There’s an upside, though: If you’re having a hard time navigating polyamory, if it feels like more conflict and sadness and fear than joy right now, it’s not wrong for you to still decide to stick it out. You’re not necessarily making a bad choice.
Early Polyamory Is Hard. Period.
Sure, there are probably more people these days who learn about polyamory/ENM at a young age, or at a time when they’re single and they already know a lot of polyamorous people, who decide it’s for them without a lot of angst. ENM is so much more mainstream now than it ever was, so there’s more support and more resources and it’s better understood. For some people, that will make for a pretty smooth transition—or they’ll just start out their dating life poly and never do anything else.
But for the majority of us, the entry into polyamory and usually the first couple years of actively doing it is pretty hard. We’ve had a lot of cultural messages shoved down our throats about “soul mates” and “finding THE ONE” and about possessiveness being a sign of real love. Couple privilege is everywhere—by which I mean that the world is built for monogamous couples at everyone else’s expense. Breaking out of that is hard. Learning the skills to manage multiple relationships is hard. Dealing with the anxiety of how to co-exist with metamours (your partner’s partners) or deal with not being anyone’s “the one” is hard.
For couples who decide to open up, you’re also completely rewriting the rules of your commitment, the structure that up till now kept you feeling safe and secure, and that can be terrifying. If one partner is enthusiastic about poly and one is reluctant, there will be a lot of difficult discussions and choices. There are a lot of things that, as a monogamous couple, you might have been able to sweep under the rug because nothing external was pushing you to deal with them—but polyamory is suddenly pushing you to face them. Yikes!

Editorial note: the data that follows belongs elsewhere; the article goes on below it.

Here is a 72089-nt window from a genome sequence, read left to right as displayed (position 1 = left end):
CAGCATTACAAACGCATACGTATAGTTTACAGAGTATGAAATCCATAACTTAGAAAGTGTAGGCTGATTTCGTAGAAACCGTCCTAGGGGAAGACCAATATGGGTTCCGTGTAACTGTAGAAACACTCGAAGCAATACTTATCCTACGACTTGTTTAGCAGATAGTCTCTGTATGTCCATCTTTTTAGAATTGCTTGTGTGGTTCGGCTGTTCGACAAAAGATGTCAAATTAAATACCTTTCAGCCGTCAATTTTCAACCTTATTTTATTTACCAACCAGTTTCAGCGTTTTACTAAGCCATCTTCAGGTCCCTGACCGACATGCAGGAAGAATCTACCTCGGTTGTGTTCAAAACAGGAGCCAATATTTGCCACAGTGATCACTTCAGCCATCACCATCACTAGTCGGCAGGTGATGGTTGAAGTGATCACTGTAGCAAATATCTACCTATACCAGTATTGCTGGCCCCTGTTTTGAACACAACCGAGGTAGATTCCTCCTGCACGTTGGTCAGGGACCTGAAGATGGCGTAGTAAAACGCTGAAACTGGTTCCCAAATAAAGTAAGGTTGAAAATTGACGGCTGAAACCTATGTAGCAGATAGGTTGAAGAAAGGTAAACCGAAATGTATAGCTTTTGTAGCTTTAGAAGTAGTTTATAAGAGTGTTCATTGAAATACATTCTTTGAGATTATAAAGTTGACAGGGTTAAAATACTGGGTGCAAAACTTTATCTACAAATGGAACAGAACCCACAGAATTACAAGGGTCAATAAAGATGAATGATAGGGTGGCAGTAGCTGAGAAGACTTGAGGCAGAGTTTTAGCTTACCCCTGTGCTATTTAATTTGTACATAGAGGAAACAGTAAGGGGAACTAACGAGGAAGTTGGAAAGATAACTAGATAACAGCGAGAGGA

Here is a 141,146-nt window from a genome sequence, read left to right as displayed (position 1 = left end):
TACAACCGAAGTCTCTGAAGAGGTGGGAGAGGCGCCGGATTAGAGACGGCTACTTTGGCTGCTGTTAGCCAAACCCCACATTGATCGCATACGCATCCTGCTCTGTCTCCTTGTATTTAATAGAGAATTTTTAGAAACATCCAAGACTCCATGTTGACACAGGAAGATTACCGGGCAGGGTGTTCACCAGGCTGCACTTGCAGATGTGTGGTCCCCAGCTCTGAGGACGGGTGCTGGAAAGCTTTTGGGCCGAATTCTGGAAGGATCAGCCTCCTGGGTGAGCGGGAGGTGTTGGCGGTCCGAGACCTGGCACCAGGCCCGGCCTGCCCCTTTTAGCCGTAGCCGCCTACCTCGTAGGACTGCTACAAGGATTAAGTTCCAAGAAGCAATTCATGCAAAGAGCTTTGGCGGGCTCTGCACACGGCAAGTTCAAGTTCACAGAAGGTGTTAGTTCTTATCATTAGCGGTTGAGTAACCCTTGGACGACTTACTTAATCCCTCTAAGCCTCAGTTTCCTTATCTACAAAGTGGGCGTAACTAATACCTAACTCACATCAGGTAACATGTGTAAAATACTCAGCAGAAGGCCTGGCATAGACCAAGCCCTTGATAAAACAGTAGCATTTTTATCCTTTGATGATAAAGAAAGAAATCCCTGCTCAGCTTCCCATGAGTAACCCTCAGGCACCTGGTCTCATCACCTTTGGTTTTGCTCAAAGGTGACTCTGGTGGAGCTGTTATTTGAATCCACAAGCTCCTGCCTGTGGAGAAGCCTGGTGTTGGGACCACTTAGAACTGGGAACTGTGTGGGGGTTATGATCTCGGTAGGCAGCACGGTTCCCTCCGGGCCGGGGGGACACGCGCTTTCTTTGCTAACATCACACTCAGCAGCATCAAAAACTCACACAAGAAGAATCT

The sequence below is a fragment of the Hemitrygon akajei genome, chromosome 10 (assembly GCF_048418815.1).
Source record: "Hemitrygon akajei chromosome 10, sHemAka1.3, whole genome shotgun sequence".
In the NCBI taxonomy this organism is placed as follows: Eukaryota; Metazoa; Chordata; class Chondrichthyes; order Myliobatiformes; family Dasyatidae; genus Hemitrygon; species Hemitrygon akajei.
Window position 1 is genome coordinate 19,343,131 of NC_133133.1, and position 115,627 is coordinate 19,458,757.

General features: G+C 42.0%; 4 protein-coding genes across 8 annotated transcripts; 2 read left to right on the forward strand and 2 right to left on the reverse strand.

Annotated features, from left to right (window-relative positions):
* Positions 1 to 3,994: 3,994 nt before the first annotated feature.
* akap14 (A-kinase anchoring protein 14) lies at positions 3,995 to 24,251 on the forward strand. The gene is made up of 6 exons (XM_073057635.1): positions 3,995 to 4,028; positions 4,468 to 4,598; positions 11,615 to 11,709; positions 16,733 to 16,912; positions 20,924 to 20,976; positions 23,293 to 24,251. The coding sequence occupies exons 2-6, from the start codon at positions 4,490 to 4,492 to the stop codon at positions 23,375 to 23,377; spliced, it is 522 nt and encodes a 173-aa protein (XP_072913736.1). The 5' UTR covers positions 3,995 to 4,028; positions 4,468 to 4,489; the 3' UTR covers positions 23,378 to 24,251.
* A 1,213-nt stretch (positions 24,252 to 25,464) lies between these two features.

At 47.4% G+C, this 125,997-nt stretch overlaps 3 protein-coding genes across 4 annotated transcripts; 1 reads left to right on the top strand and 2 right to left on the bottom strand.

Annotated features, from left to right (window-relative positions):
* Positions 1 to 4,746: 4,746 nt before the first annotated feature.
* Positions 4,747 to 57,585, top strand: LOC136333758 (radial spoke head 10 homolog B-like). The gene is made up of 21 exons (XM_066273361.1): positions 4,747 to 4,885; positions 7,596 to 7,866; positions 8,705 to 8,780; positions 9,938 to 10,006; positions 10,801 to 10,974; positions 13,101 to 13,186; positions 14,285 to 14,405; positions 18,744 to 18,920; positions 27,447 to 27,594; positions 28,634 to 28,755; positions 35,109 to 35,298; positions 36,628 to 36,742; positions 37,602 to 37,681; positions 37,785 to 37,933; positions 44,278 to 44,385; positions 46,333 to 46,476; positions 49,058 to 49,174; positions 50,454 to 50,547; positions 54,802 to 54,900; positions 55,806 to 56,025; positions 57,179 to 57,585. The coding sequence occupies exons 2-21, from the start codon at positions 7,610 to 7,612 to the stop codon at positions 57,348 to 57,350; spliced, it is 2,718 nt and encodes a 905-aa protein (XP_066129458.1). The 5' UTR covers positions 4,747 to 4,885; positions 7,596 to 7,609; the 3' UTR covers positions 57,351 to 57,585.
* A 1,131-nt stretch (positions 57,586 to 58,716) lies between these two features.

I’m going to be real with you: The first two or three years of being polyamorous (actively—not just inside your head) are going to be a very mixed bag of highs and lows. You’ll have some exciting and joyful moments, and you’ll have some moments that just feel awful. It varies, of course. Some people have an easier or harder time than others, some people get through that early stage sooner or later. But usually, people who make it through find new stability, peace, and joy on the other side. It gets better, if you’re being honest with yourself and your partner(s) and doing the work.
You Don’t Owe Anyone a Permanent Identity
Listen. At the end of the day, who you are is your business and yours alone. Your gender, whether you’re straight or gay or pansexual, whether you’re demisexual or ace, whether you’re polyamorous or a relationship anarchist or diehard single or monogamous—all these things are for you to explore and discover. No one gets to dictate them to you. No one gets to force you to pick one thing and stick to it. No one gets to disrespect who you are because you “can’t make up your mind”.
There are people who start out monogamous who become polyamorous and it changes their whole world and they are converted for life, sure. But there are people who start out generally ENM and for any number of reasons decide to go monogamous. There are couples where one partner stays monogamous and one is polyamorous.